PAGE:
6. Add chili sauce to wok, stirring, and cook 30 seconds. Stir in garlic, ginger, and chili peppers and cook another 30 seconds before returning chicken, celery, and matsutake to wok. Give the sauce a quick stir and add to wok. Cook all together another minute or two until sauce thickens. Serve immediately over rice.

Serves 4 with rice and another dish.

Monday, October 24, 2011

Matsutake Camp

This past weekend I traveled down to Oregon with photographer Eirik Johnson (check out his work here) to pitch my tent at a matsutake camp in the Central Cascades of Oregon, on the edge of the high windblown desert. (More on the unlikely setting later.)

We stayed at the smaller camp in the woods near Crescent Lake, where a mushroom buyer named Joy was kind enough to give us space behind his buy station. That night pickers trickled back into camp to sell their day's work to Joy, who was paying 20/20—twenty dollars a pound for both #1 and #2 matsutake buttons. The former (pictured at top) has an intact veil covering the gills—the preference of well-heeled customers in Japan, where these mushrooms were destined—while the latter is slightly marred by a small hole in the veil, as shown (barely) below if you click on the image. In any event, both grades fetch the same price in a year such as this, when the picking is poor and mushrooms are in demand.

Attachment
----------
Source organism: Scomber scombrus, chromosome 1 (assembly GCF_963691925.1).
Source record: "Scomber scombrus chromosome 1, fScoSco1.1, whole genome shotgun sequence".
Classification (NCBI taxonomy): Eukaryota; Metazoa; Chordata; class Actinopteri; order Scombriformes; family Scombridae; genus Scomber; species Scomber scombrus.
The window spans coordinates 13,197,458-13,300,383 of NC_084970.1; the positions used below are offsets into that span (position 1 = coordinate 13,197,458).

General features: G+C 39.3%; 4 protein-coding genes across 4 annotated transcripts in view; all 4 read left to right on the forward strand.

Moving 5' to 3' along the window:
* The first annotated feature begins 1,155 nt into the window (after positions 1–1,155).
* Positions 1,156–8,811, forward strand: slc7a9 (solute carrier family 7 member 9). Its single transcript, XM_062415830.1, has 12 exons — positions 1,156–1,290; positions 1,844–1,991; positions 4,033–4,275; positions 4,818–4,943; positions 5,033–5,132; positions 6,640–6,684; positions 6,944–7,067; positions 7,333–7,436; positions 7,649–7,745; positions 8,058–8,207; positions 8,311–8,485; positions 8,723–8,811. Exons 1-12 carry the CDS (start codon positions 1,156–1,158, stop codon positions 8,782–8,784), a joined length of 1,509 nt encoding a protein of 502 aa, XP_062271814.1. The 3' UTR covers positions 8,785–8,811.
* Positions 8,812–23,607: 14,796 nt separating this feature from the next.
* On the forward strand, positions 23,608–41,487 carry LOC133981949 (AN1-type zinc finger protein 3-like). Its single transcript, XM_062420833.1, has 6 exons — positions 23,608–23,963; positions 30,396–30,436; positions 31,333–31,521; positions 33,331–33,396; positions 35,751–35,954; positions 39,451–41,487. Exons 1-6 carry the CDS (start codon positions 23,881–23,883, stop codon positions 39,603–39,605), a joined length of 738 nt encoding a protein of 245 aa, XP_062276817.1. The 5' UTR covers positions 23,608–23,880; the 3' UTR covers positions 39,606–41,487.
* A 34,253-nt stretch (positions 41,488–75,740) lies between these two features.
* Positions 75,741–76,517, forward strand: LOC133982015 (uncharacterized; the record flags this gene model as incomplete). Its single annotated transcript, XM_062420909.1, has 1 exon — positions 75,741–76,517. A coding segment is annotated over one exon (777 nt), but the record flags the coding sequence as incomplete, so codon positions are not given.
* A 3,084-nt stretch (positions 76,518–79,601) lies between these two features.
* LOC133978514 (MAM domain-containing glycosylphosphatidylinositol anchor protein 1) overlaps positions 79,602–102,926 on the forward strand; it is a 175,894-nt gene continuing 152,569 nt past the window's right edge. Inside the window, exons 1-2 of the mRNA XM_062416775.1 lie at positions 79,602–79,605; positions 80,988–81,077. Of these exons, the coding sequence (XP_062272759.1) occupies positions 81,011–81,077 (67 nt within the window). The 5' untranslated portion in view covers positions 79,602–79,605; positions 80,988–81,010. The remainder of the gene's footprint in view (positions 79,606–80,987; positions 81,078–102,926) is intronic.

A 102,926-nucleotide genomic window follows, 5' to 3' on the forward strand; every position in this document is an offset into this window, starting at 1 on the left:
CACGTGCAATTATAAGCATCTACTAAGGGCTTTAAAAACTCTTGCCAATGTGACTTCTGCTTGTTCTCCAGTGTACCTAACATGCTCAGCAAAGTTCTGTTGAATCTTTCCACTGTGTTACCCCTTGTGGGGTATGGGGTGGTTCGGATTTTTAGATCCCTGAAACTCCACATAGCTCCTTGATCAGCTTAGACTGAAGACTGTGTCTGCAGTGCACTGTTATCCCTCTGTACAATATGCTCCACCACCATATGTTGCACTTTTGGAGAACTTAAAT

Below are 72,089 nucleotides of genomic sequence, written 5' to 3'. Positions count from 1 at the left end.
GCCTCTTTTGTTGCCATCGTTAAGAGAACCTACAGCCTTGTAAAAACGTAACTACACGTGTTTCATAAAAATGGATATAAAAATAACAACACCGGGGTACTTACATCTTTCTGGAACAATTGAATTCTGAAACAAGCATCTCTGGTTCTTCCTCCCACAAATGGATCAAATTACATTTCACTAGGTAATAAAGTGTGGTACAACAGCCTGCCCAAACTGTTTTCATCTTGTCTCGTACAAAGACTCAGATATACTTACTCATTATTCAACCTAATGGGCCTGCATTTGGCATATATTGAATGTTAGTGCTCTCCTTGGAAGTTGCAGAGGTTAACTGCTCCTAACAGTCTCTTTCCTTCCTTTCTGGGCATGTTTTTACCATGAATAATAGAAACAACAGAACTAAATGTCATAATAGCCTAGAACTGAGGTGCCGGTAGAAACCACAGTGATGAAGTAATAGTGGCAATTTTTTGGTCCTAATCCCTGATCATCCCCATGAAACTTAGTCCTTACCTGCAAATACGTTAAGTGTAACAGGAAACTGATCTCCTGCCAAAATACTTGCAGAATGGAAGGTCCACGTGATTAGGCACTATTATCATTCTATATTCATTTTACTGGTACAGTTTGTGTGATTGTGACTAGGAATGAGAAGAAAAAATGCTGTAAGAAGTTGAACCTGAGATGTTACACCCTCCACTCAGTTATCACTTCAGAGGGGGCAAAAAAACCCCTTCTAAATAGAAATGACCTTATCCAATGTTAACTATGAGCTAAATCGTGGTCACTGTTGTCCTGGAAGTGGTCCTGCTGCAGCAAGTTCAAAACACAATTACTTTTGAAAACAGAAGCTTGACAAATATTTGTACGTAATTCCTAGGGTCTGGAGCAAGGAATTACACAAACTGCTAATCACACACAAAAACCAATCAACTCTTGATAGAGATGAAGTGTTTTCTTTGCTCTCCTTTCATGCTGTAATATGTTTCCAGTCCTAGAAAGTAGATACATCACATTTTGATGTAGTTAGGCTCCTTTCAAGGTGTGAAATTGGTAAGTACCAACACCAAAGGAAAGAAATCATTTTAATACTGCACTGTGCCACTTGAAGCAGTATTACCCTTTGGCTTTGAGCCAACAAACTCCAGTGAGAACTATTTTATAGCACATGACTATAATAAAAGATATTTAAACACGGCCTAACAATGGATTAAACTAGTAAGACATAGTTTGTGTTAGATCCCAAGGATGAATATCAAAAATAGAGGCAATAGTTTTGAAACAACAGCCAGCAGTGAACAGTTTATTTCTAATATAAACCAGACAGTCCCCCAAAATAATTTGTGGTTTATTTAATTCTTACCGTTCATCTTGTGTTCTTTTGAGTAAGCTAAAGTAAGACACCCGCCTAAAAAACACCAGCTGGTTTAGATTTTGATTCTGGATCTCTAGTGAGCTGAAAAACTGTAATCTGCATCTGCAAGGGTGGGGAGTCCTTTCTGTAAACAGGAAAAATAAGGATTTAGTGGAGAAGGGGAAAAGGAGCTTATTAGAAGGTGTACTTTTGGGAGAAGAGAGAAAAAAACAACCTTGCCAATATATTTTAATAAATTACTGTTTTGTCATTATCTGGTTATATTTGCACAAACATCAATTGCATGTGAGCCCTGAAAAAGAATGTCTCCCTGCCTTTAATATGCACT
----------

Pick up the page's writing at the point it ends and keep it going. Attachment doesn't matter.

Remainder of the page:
That night we hung out by the fire with a couple pickers from Weed, California. Som, Laotian by birth, first started picking matsutake in the Crescent Lake area as a teenager with his mother. He'd been in camp since the highly regulated season opened after Labor Day. His dog Whiskey guarded the shelter by day.

Som's friend Forrest, pictured below with his day's pay, was picking for the first time since his usual construction work has dwindled. He told us the learning curve was steep—something we would learn firsthand the next day when we went picking with Joy and his kids.

Sometime after dark a refrigerated truck stopped at the buy station to collect 260 pounds of matsutake and drive it to Portland where it would be processed (cleaned and packed) and air-freighted to Japan so that the matsutake-crazed customers of that small island nation could shop for inividually-wrapped buttons at the market. Last year the nightly poundage at Joy's station might have been five times more.